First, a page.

Archive for November, 2003

Good night,, smile, everyone else is

November 30, 2003

As I go to sleep all opposition figures are smiling, while all Chavista leaders have been talking about fraud, wonder why…..

Reafirmo que firmo by Laureano Marquez

November 30, 2003

 


Laureano Marquez is a humorist that writes in local daily El Nacional, he wrote this article which is more on the serious side of things:


 


I reaffirm that I sign (Reafirmo que firmo) by Laureano Marquez


 


The act of signing is something complex. The signature is a personal act, private and intimate, but which transcends publicly. That is, one does not sign for oneself, because in the loneliness of the spirit, one knows who one is or thinks one does. One signs for everyone else; so that others have the certainty that one is approving the document that you have signed, with your own fist and letters, the most personal thing you have: your name. Because, in some sense, the name is the person and the person is the name. Each signature is unique, like the fingerprint, and both conform the most distinctive characteristic of our individuality, that conquest of modernity that subjects us to both  duties and rights.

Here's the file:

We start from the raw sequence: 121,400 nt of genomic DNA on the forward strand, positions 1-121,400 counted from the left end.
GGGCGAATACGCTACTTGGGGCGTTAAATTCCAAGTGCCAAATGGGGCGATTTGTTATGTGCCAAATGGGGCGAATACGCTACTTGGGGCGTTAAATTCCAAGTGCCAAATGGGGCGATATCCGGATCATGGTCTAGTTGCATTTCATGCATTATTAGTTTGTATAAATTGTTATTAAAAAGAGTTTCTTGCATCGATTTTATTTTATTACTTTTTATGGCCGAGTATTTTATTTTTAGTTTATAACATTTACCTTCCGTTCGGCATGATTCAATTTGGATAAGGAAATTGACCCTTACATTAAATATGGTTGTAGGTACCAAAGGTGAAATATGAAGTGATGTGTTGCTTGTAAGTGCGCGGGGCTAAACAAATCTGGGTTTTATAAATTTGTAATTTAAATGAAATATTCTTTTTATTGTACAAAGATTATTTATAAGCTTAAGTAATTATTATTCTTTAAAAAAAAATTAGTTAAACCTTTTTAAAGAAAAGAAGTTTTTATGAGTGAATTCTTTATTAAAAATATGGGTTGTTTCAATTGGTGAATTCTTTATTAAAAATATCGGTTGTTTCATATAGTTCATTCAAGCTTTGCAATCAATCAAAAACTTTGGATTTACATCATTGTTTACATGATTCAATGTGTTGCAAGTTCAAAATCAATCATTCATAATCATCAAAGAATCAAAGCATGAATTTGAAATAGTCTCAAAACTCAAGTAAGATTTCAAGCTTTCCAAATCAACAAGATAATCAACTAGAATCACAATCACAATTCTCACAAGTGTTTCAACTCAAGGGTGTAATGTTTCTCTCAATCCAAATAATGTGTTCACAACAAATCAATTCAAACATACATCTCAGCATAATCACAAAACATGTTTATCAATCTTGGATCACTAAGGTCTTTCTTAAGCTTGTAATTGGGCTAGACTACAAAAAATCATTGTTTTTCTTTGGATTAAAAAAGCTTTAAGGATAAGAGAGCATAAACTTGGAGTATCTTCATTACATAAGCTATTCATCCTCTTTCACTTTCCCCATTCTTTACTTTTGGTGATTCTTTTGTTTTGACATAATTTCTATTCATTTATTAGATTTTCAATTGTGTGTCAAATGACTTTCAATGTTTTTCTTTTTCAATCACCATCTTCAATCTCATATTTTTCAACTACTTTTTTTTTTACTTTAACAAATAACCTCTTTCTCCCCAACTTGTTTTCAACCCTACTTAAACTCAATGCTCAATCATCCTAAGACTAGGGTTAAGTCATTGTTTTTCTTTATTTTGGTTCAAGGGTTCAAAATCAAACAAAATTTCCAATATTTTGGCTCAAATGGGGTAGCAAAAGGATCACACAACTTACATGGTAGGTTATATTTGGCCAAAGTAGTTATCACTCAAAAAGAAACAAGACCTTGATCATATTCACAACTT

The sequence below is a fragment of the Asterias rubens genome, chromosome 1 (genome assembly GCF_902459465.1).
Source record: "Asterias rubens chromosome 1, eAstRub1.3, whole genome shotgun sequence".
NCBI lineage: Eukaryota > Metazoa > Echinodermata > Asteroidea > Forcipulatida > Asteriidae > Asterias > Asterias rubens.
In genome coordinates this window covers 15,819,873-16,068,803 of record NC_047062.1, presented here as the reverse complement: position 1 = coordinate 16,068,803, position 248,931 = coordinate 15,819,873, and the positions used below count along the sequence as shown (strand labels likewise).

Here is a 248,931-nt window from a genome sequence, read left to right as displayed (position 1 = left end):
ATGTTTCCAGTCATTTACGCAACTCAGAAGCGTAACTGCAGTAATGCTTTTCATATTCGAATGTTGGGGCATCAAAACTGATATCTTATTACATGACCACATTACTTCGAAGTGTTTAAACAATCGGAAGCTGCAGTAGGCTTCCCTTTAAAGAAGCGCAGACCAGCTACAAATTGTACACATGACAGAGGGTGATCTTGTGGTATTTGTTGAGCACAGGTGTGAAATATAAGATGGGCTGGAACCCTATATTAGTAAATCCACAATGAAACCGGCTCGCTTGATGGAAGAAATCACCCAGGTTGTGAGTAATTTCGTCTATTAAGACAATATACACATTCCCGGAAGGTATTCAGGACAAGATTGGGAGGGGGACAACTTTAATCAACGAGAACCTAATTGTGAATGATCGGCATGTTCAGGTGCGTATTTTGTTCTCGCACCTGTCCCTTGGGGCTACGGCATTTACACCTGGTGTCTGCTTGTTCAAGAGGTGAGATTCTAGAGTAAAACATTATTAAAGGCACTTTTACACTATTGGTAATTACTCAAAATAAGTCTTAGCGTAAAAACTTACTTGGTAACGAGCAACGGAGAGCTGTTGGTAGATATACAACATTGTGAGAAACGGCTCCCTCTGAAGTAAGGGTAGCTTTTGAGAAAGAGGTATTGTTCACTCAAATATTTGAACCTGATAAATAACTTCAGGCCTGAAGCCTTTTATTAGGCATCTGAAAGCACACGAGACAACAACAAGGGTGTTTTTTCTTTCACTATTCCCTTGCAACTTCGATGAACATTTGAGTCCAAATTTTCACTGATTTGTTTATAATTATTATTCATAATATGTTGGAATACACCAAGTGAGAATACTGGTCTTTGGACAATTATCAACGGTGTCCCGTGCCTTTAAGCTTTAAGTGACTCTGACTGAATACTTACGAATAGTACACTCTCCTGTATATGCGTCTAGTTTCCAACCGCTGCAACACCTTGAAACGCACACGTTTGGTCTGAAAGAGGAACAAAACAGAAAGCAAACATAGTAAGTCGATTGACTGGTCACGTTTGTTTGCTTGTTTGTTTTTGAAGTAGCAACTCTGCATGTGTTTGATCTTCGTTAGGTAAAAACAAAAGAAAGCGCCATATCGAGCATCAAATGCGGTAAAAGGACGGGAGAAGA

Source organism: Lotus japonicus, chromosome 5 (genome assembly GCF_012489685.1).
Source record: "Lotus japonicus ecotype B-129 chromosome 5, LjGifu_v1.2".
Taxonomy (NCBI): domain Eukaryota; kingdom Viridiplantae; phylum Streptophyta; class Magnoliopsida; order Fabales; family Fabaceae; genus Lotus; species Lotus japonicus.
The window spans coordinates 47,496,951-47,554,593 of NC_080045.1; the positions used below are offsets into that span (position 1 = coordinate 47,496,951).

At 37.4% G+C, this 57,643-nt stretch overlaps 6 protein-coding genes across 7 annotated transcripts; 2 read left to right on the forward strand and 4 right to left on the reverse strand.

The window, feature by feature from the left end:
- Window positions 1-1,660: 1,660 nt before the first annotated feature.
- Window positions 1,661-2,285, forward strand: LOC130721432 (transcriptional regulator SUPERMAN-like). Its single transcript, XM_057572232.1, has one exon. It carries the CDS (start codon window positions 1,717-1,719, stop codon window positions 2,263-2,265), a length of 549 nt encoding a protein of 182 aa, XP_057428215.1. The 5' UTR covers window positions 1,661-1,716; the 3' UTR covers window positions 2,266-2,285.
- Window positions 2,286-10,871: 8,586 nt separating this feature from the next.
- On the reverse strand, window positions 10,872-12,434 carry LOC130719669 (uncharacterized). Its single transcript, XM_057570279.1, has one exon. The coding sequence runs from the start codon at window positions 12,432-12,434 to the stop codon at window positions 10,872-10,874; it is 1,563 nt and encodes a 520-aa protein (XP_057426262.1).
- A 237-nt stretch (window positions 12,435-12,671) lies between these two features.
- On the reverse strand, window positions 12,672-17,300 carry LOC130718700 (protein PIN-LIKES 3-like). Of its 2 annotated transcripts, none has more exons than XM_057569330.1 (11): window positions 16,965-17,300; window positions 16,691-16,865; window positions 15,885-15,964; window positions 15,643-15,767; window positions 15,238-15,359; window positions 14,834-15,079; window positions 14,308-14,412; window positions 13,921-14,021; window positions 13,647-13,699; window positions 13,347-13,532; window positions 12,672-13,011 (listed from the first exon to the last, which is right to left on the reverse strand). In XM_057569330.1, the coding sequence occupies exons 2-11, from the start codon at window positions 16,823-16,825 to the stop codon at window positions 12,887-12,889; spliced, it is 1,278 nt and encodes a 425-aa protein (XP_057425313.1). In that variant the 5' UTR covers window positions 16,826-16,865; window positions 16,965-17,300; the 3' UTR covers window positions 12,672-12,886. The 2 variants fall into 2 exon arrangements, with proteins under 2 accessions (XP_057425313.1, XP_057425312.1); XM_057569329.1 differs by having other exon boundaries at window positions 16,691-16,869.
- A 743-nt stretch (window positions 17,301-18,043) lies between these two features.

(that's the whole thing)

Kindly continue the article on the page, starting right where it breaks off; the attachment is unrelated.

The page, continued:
I respect the reasons that others may have to either sign or not sign, the same way I expect they will respect mine, which I would like to leave in writing in what follows:


 


·          I am going to sign, in the first place, because the Constitution allows me to.


·          Because I am convinced that President Chávez does not believe in democracy, but simply uses it to consolidate an arbitrary and personalized power that he believes he exercises in the name of the people, whose destiny he knows better than anybody else and thus he does not need to ask anyone about it.


·          Because this Government has made evil about the few noble things we had. It has forced us to fight one against each other, for no reason whatsoever; has converted the country into a society of squealers, cynics, and traitors, has promoted violence, has manipulated the poor, taking advantage of either the hunger and the needs of the people as blackmail and instruments of pressure.